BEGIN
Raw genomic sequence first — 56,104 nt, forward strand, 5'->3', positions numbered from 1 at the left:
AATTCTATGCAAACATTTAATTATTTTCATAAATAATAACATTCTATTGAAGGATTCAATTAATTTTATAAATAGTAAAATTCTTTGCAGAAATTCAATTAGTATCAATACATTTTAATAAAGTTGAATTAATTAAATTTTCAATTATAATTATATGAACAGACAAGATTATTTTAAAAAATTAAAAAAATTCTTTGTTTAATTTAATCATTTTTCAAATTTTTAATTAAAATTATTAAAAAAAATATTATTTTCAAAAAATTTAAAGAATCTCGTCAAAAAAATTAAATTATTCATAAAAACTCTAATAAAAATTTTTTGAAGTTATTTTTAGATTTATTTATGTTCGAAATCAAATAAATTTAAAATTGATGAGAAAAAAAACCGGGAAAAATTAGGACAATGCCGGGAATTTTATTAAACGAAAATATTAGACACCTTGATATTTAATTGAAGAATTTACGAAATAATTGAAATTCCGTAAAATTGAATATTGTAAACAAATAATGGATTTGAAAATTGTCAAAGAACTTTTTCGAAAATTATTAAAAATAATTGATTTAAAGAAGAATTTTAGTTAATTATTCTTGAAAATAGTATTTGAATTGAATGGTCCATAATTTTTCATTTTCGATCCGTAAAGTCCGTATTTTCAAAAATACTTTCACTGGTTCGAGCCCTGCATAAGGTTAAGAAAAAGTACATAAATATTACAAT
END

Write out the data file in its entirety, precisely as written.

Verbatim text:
Raw genomic sequence first — 56,104 nt, forward strand, 5'->3', positions numbered from 1 at the left:
AATTCTATGCAAACATTTAATTATTTTCATAAATAATAACATTCTATTGAAGGATTCAATTAATTTTATAAATAGTAAAATTCTTTGCAGAAATTCAATTAGTATCAATACATTTTAATAAAGTTGAATTAATTAAATTTTCAATTATAATTATATGAACAGACAAGATTATTTTAAAAAATTAAAAAAATTCTTTGTTTAATTTAATCATTTTTCAAATTTTTAATTAAAATTATTAAAAAAAATATTATTTTCAAAAAATTTAAAGAATCTCGTCAAAAAAATTAAATTATTCATAAAAACTCTAATAAAAATTTTTTGAAGTTATTTTTAGATTTATTTATGTTCGAAATCAAATAAATTTAAAATTGATGAGAAAAAAAACCGGGAAAAATTAGGACAATGCCGGGAATTTTATTAAACGAAAATATTAGACACCTTGATATTTAATTGAAGAATTTACGAAATAATTGAAATTCCGTAAAATTGAATATTGTAAACAAATAATGGATTTGAAAATTGTCAAAGAACTTTTTCGAAAATTATTAAAAATAATTGATTTAAAGAAGAATTTTAGTTAATTATTCTTGAAAATAGTATTTGAATTGAATGGTCCATAATTTTTCATTTTCGATCCGTAAAGTCCGTATTTTCAAAAATACTTTCACTGGTTCGAGCCCTGCATAAGGTTAAGAAAAAGTACATAAATATTACAAT